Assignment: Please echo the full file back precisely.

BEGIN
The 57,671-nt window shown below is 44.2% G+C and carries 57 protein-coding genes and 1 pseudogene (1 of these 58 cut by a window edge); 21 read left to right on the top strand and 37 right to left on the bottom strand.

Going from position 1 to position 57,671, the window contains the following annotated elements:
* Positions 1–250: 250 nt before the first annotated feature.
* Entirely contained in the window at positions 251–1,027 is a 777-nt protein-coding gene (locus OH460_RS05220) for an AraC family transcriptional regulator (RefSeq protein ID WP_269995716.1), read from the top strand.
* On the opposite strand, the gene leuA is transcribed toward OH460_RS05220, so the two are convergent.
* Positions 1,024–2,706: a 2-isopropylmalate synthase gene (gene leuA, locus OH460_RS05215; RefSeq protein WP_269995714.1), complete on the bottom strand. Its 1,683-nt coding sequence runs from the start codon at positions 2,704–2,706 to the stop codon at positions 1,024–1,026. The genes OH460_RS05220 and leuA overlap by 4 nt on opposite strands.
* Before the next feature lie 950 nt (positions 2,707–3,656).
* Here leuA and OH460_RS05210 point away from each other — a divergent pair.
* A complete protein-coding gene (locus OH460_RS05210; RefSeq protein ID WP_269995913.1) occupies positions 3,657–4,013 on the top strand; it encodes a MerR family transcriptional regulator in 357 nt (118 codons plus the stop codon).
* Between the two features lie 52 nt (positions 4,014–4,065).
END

The 57,671-nt window shown below is 44.2% G+C and carries 57 protein-coding genes and 1 pseudogene (1 of these 58 cut by a window edge); 21 read left to right on the top strand and 37 right to left on the bottom strand.

Going from position 1 to position 57,671, the window contains the following annotated elements:
* Positions 1–250: 250 nt before the first annotated feature.
* Entirely contained in the window at positions 251–1,027 is a 777-nt protein-coding gene (locus OH460_RS05220) for an AraC family transcriptional regulator (RefSeq protein ID WP_269995716.1), read from the top strand.
* On the opposite strand, the gene leuA is transcribed toward OH460_RS05220, so the two are convergent.
* Positions 1,024–2,706: a 2-isopropylmalate synthase gene (gene leuA, locus OH460_RS05215; RefSeq protein WP_269995714.1), complete on the bottom strand. Its 1,683-nt coding sequence runs from the start codon at positions 2,704–2,706 to the stop codon at positions 1,024–1,026. The genes OH460_RS05220 and leuA overlap by 4 nt on opposite strands.
* Before the next feature lie 950 nt (positions 2,707–3,656).
* Here leuA and OH460_RS05210 point away from each other — a divergent pair.
* A complete protein-coding gene (locus OH460_RS05210; RefSeq protein ID WP_269995913.1) occupies positions 3,657–4,013 on the top strand; it encodes a MerR family transcriptional regulator in 357 nt (118 codons plus the stop codon).
* Between the two features lie 52 nt (positions 4,014–4,065).